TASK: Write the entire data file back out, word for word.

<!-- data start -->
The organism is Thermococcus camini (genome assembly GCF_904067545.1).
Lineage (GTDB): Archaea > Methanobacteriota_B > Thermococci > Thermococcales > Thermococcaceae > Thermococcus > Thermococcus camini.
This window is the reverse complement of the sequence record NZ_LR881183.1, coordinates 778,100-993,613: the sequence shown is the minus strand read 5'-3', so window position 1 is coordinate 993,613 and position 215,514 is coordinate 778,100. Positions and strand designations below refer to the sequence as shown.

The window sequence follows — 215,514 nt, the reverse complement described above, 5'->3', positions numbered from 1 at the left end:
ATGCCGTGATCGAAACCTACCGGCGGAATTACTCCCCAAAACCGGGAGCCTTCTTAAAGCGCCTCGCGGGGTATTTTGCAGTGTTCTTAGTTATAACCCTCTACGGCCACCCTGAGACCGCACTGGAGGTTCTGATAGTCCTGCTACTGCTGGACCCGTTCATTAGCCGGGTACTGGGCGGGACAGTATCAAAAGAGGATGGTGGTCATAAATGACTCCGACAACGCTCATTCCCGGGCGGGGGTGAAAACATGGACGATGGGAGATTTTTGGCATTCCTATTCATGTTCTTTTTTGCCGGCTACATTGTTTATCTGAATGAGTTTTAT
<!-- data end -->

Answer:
The organism is Thermococcus camini (genome assembly GCF_904067545.1).
Lineage (GTDB): Archaea > Methanobacteriota_B > Thermococci > Thermococcales > Thermococcaceae > Thermococcus > Thermococcus camini.
This window is the reverse complement of the sequence record NZ_LR881183.1, coordinates 778,100-993,613: the sequence shown is the minus strand read 5'-3', so window position 1 is coordinate 993,613 and position 215,514 is coordinate 778,100. Positions and strand designations below refer to the sequence as shown.

The window sequence follows — 215,514 nt, the reverse complement described above, 5'->3', positions numbered from 1 at the left end:
ATGCCGTGATCGAAACCTACCGGCGGAATTACTCCCCAAAACCGGGAGCCTTCTTAAAGCGCCTCGCGGGGTATTTTGCAGTGTTCTTAGTTATAACCCTCTACGGCCACCCTGAGACCGCACTGGAGGTTCTGATAGTCCTGCTACTGCTGGACCCGTTCATTAGCCGGGTACTGGGCGGGACAGTATCAAAAGAGGATGGTGGTCATAAATGACTCCGACAACGCTCATTCCCGGGCGGGGGTGAAAACATGGACGATGGGAGATTTTTGGCATTCCTATTCATGTTCTTTTTTGCCGGCTACATTGTTTATCTGAATGAGTTTTAT